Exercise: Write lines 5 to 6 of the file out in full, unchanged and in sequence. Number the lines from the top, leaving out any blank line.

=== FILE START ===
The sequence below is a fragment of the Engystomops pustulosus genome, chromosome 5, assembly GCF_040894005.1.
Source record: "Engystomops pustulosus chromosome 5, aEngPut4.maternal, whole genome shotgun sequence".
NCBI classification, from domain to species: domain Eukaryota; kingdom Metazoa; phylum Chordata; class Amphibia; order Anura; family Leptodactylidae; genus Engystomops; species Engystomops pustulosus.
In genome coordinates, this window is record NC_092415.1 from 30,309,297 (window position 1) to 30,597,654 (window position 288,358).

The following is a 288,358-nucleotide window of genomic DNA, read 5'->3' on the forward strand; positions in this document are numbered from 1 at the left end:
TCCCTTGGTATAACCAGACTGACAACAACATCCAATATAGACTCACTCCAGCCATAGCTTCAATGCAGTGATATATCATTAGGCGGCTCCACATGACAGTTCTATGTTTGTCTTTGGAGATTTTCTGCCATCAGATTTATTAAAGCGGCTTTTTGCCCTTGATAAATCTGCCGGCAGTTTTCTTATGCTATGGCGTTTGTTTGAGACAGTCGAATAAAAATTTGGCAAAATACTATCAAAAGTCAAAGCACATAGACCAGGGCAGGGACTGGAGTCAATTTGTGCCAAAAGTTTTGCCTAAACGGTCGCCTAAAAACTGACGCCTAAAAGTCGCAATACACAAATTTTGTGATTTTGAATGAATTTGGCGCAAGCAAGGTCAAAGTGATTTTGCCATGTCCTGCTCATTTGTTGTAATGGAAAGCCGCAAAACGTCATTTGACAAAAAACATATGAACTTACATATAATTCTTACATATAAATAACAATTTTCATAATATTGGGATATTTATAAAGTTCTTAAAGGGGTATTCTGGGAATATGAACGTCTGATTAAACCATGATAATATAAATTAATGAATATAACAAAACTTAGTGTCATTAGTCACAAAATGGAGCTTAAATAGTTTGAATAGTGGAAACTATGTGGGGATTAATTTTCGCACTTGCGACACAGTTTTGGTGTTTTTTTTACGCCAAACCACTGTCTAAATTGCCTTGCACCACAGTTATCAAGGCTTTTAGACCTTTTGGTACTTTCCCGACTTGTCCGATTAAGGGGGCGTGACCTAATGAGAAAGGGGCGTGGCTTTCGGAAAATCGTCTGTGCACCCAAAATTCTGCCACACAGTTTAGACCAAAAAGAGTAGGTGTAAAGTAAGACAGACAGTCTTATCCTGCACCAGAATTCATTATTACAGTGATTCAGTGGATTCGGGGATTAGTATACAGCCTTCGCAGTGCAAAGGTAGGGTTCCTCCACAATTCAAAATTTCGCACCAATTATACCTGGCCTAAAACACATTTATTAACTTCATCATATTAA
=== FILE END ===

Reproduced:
The following is a 288,358-nucleotide window of genomic DNA, read 5'->3' on the forward strand; positions in this document are numbered from 1 at the left end:
TCCCTTGGTATAACCAGACTGACAACAACATCCAATATAGACTCACTCCAGCCATAGCTTCAATGCAGTGATATATCATTAGGCGGCTCCACATGACAGTTCTATGTTTGTCTTTGGAGATTTTCTGCCATCAGATTTATTAAAGCGGCTTTTTGCCCTTGATAAATCTGCCGGCAGTTTTCTTATGCTATGGCGTTTGTTTGAGACAGTCGAATAAAAATTTGGCAAAATACTATCAAAAGTCAAAGCACATAGACCAGGGCAGGGACTGGAGTCAATTTGTGCCAAAAGTTTTGCCTAAACGGTCGCCTAAAAACTGACGCCTAAAAGTCGCAATACACAAATTTTGTGATTTTGAATGAATTTGGCGCAAGCAAGGTCAAAGTGATTTTGCCATGTCCTGCTCATTTGTTGTAATGGAAAGCCGCAAAACGTCATTTGACAAAAAACATATGAACTTACATATAATTCTTACATATAAATAACAATTTTCATAATATTGGGATATTTATAAAGTTCTTAAAGGGGTATTCTGGGAATATGAACGTCTGATTAAACCATGATAATATAAATTAATGAATATAACAAAACTTAGTGTCATTAGTCACAAAATGGAGCTTAAATAGTTTGAATAGTGGAAACTATGTGGGGATTAATTTTCGCACTTGCGACACAGTTTTGGTGTTTTTTTTACGCCAAACCACTGTCTAAATTGCCTTGCACCACAGTTATCAAGGCTTTTAGACCTTTTGGTACTTTCCCGACTTGTCCGATTAAGGGGGCGTGACCTAATGAGAAAGGGGCGTGGCTTTCGGAAAATCGTCTGTGCACCCAAAATTCTGCCACACAGTTTAGACCAAAAAGAGTAGGTGTAAAGTAAGACAGACAGTCTTATCCTGCACCAGAATTCATTATTACAGTGATTCAGTGGATTCGGGGATTAGTATACAGCCTTCGCAGTGCAAAGGTAGGGTTCCTCCACAATTCAAAATTTCGCACCAATTATACCTGGCCTAAAACACATTTATTAACTTCATCATATTAA